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This article was published 6/2/2020 (235 days ago), so information in it may no longer be current.
Known internationally in evangelical Christian circles because of his missionary family history, Florida-based mission worker Jaime Saint can also claim a unique Winnipeg connection.
Saint is the grandson of missionary pilot Nate Saint, who along with four other American missionaries was murdered in the Ecuadorian jungle in 1956. Those murders were the jumping off point for local writer Joan Thomas in her novel Five Wives, winner of the 2019 Governor General’s Literary Award for fiction.
The Florida-based Saint had not heard of the novel, not yet released in the United States, before agreeing to speak at Missionfest Manitoba, an annual missionary conference which opens on Friday at Church of the Rock in Winnipeg.
"It certainly is a huge influence in what I do now," he said of the killings by members of the isolated Waorani tribe, also referred to as Waodani.
"Just the fact (my grandfather) was obedient to the call of God in his life, regardless of the cause."
At the time, the missionaries called the tribe Aucas, and their initiative to spread Christianity to them was dubbed Operation Auca.
Saint is scheduled to address a youth event at 7 p.m. on Friday and the main conference at 3 p.m. on Sunday.
The Minnesotan-born Saint said his approach to missionary work differs from that of his grandfather since he collaborates with local partners to develop capacity and skills through Indigenous People’s Technology and Education Centre, a or I-TEC for short, a Christian non-profit agency.
"Going and doing for people is not sustainable," explained Saint, who travels about 100 days annually on training sessions. "Going and teaching them is really the biblical approach to discipleship."
Saint’s organization trains people in remote areas around the world in basic medical and dental procedures, video production and small engine repair. Steve Saint, father to Jaime and son of Nate, founded the organization in 1996 after elders from the Waorani tribe asked for training instead of having North American Christians come in to help them.
To complement those weeklong training sessions, engineers at I-TEC developed a portable dental chair that fits inside a suitcase, a lens ladder that allows people to check out different powers of corrective lenses, and an unmanned aerial vehicle for delivering goods to remote areas.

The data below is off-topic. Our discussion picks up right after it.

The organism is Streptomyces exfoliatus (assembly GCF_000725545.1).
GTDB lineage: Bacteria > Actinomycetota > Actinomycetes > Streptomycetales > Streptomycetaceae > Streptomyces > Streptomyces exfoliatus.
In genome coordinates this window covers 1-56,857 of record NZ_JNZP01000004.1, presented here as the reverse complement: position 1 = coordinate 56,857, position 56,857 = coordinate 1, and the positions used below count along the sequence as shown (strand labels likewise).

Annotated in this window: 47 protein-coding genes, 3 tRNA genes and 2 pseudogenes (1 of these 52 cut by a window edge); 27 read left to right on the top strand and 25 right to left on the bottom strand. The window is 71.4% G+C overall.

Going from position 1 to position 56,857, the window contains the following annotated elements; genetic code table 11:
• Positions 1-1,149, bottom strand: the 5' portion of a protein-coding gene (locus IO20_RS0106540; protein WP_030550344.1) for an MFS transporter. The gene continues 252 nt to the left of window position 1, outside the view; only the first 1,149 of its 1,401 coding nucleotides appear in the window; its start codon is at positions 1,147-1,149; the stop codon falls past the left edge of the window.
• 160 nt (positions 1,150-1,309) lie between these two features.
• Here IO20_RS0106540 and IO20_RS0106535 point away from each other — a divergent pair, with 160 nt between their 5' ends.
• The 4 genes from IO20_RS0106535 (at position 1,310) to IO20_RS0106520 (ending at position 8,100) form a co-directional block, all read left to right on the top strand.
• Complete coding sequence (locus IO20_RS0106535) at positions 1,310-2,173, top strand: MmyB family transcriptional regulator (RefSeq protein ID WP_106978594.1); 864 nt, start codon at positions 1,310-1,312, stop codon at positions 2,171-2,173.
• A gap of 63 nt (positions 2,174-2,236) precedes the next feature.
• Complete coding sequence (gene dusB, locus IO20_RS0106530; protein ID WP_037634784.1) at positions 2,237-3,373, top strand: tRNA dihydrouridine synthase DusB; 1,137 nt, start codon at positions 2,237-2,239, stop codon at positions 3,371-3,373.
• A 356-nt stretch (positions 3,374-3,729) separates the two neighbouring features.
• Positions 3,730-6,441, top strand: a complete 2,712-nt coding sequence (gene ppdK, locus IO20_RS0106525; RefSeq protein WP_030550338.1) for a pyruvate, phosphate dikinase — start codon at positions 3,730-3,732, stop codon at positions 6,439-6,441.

"We’re trying to train local people with services that don’t currently exist so they can help their own people," explained Saint, who has visited Ecuador more than 30 times.
He said I-TEC’s mission is to support local churches, which means the people they train are required to be Christians, although those local leaders can serve anyone who needs their help.
Winnipeg writer Joan Thomas grew up hearing the story of the murdered missionaries, and decades later read about the Waorani dealing with polluted water due to development by oil companies. Her novel imagines the lives of the five widowed women, but she created fictional names for their children and grandchildren and does not mention Jaime Saint.
Thomas calls the missionaries’ efforts to reach the remote Indigenous tribe through loudspeakers attached to an airplane a "bungled initiative and badly managed" and she doesn’t consider them Christian martyrs.
Instead, those missionaries might have done better had they tried to learn from these residents of the east Ecuadorean rainforest instead of trying to convert them to Christianity.
"It’s very interesting to me to know that the Waorani people are at the forefront of fighting for rainforest protection," said Thomas, who doesn’t plan to hear Saint while he is in Winnipeg.
"Sometimes I wish that cultural transference had gone the other way and that missionaries had become more sensitive about what the Waorani people knew about living in the rainforest and the natural order."
Saint said his organization has connections to people in the tribe but does not get involved in environmental or political lobbying.
Missionfest attracts up to 5,000 people to workshops, speeches, and displays by 130 mission and church organizations, said executive director Brian Hamilton.
"It is to inform and inspire and to encourage people to become involved in the work of mission and ministry here and around the world," he said of the annual event, which has a $100,000 budget.
Brenda Suderman has been a columnist in the Saturday paper since 2000, first writing about family entertainment, and about faith and religion since 2006.
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